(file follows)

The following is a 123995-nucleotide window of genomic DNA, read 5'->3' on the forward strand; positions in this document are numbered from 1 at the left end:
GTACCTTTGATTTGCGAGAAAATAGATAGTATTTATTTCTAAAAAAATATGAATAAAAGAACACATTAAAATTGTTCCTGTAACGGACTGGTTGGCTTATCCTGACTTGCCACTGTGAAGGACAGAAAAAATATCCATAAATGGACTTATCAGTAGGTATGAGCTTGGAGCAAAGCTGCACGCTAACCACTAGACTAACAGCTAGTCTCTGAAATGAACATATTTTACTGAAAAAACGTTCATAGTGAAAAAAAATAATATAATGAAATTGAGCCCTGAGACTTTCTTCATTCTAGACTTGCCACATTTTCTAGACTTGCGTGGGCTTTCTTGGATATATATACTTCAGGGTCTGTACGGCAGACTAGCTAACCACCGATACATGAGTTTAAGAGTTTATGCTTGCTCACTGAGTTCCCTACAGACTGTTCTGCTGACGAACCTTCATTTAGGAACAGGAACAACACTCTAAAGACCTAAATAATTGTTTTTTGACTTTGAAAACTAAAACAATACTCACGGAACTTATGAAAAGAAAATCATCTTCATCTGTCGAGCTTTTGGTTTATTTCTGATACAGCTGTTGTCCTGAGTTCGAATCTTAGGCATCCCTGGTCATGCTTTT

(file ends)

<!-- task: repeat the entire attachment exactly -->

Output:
The following is a 123995-nucleotide window of genomic DNA, read 5'->3' on the forward strand; positions in this document are numbered from 1 at the left end:
GTACCTTTGATTTGCGAGAAAATAGATAGTATTTATTTCTAAAAAAATATGAATAAAAGAACACATTAAAATTGTTCCTGTAACGGACTGGTTGGCTTATCCTGACTTGCCACTGTGAAGGACAGAAAAAATATCCATAAATGGACTTATCAGTAGGTATGAGCTTGGAGCAAAGCTGCACGCTAACCACTAGACTAACAGCTAGTCTCTGAAATGAACATATTTTACTGAAAAAACGTTCATAGTGAAAAAAAATAATATAATGAAATTGAGCCCTGAGACTTTCTTCATTCTAGACTTGCCACATTTTCTAGACTTGCGTGGGCTTTCTTGGATATATATACTTCAGGGTCTGTACGGCAGACTAGCTAACCACCGATACATGAGTTTAAGAGTTTATGCTTGCTCACTGAGTTCCCTACAGACTGTTCTGCTGACGAACCTTCATTTAGGAACAGGAACAACACTCTAAAGACCTAAATAATTGTTTTTTGACTTTGAAAACTAAAACAATACTCACGGAACTTATGAAAAGAAAATCATCTTCATCTGTCGAGCTTTTGGTTTATTTCTGATACAGCTGTTGTCCTGAGTTCGAATCTTAGGCATCCCTGGTCATGCTTTT